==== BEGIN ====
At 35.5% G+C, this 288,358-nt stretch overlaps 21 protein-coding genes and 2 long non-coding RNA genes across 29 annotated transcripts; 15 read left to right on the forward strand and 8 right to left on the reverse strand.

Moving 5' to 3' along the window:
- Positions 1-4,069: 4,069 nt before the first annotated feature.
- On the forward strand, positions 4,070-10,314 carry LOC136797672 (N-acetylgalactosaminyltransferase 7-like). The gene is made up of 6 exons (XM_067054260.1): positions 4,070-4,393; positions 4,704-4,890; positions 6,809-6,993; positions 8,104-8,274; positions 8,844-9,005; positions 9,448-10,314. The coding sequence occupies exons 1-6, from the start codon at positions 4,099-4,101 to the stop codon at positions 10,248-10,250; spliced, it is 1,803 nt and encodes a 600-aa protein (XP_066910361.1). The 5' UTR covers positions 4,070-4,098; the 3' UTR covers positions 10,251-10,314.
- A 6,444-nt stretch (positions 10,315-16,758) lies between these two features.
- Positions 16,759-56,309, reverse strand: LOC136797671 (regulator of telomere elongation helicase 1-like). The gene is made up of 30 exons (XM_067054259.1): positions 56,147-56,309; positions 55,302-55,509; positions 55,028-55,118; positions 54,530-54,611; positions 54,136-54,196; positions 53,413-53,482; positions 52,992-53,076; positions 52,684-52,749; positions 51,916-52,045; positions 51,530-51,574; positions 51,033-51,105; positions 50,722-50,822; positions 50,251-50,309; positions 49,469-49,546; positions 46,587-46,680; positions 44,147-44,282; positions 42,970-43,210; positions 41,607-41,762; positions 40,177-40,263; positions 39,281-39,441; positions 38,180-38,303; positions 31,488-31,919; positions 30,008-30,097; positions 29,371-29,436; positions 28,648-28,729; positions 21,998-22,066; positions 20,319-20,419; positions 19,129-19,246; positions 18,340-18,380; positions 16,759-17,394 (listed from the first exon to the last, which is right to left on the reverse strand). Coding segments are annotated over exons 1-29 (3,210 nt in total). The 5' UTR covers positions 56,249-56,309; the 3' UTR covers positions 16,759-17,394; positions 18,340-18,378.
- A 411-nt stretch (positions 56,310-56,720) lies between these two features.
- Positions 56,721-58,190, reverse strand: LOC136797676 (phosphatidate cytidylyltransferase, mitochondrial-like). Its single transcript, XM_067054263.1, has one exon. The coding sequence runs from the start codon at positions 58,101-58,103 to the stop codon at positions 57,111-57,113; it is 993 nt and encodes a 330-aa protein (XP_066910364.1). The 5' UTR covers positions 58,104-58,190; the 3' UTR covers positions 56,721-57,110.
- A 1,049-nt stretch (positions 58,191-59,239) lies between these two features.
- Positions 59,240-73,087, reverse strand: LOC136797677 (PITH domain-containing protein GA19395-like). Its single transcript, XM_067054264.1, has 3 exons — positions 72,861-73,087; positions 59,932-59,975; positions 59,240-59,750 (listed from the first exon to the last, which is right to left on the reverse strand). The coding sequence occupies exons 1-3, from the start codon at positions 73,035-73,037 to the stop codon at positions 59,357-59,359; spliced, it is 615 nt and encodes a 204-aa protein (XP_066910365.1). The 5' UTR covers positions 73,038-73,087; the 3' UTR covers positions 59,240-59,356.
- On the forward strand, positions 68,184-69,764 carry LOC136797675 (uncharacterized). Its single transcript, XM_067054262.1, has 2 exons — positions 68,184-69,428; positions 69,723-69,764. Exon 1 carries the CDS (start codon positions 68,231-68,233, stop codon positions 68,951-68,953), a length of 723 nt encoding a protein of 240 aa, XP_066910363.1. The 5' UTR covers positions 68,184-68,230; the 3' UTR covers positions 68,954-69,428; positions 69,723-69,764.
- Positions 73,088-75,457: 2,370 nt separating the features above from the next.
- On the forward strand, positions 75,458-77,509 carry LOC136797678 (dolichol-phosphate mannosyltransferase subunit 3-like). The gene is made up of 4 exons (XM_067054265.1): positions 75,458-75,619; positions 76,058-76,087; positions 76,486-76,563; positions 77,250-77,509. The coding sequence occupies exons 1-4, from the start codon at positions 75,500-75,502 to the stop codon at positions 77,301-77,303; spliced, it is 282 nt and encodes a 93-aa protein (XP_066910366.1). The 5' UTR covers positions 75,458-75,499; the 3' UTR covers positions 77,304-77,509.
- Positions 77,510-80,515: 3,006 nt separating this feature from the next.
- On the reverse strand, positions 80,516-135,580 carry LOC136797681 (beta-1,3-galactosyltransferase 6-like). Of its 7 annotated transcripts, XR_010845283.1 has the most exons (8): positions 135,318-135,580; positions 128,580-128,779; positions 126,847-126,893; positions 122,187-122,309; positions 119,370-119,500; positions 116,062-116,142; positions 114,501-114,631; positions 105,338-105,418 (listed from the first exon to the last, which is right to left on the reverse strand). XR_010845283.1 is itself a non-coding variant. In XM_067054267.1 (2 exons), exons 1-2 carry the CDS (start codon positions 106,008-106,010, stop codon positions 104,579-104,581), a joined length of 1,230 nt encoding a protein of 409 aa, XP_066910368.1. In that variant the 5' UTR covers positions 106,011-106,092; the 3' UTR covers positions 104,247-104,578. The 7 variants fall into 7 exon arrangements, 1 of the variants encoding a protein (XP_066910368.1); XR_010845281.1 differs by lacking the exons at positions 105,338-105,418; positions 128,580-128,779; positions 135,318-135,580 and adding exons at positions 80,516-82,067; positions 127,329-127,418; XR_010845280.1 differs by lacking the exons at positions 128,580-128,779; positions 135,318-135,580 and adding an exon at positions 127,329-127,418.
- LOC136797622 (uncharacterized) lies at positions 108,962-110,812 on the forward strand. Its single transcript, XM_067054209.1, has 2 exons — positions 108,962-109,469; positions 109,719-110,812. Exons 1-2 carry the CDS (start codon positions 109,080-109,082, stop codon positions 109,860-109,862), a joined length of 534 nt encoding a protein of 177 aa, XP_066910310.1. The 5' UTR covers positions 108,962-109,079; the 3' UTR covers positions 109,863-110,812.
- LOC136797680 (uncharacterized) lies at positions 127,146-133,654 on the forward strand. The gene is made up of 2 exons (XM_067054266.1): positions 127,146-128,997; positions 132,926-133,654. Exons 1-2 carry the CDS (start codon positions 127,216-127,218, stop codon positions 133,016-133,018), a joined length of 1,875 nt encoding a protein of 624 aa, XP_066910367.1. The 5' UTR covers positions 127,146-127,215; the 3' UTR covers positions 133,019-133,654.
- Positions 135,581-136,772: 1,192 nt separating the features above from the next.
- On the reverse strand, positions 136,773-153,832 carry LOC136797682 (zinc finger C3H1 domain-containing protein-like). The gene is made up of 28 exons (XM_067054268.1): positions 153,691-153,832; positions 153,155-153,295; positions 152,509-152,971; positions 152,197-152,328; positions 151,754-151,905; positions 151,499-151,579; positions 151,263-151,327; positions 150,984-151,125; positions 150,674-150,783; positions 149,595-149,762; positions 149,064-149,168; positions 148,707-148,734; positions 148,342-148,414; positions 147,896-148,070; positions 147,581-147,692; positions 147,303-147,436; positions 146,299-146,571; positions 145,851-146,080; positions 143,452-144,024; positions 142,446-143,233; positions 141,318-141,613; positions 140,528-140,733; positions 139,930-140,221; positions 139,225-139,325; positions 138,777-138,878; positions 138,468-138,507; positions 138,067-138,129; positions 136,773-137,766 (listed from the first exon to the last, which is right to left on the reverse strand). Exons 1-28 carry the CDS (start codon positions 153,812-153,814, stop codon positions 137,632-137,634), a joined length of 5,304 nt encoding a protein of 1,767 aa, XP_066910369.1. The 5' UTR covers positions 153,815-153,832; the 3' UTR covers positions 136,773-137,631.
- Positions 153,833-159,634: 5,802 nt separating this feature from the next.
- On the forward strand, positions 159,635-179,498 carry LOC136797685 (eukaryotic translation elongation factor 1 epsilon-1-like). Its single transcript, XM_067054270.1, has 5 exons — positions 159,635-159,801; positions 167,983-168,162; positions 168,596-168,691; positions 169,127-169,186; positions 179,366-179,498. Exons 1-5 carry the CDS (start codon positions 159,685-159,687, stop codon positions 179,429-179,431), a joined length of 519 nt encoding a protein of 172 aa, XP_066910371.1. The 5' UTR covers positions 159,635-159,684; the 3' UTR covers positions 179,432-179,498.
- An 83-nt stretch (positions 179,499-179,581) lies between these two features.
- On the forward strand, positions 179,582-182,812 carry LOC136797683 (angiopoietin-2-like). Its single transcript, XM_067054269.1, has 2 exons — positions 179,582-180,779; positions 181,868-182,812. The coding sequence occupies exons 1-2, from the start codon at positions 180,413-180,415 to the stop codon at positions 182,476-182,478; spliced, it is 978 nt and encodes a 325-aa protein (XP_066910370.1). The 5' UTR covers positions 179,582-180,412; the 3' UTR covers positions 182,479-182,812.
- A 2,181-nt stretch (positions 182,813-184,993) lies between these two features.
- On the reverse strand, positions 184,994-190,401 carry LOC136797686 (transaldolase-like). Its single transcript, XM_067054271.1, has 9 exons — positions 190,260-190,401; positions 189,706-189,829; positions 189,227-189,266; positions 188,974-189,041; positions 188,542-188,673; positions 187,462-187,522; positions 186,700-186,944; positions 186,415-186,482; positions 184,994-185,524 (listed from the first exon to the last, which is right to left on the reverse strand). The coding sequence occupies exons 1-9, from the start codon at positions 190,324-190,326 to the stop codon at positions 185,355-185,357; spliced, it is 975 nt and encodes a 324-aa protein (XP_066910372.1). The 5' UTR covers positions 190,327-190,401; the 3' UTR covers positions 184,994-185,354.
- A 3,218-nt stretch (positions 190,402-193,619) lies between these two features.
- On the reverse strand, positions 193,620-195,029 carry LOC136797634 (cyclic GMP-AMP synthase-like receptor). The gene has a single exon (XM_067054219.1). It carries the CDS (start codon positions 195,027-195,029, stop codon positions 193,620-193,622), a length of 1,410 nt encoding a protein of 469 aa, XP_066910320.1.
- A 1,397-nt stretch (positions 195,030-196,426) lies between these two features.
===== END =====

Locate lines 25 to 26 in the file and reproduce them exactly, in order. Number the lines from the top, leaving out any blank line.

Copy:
- On the reverse strand, positions 184,994-190,401 carry LOC136797686 (transaldolase-like). Its single transcript, XM_067054271.1, has 9 exons — positions 190,260-190,401; positions 189,706-189,829; positions 189,227-189,266; positions 188,974-189,041; positions 188,542-188,673; positions 187,462-187,522; positions 186,700-186,944; positions 186,415-186,482; positions 184,994-185,524 (listed from the first exon to the last, which is right to left on the reverse strand). The coding sequence occupies exons 1-9, from the start codon at positions 190,324-190,326 to the stop codon at positions 185,355-185,357; spliced, it is 975 nt and encodes a 324-aa protein (XP_066910372.1). The 5' UTR covers positions 190,327-190,401; the 3' UTR covers positions 184,994-185,354.
- A 3,218-nt stretch (positions 190,402-193,619) lies between these two features.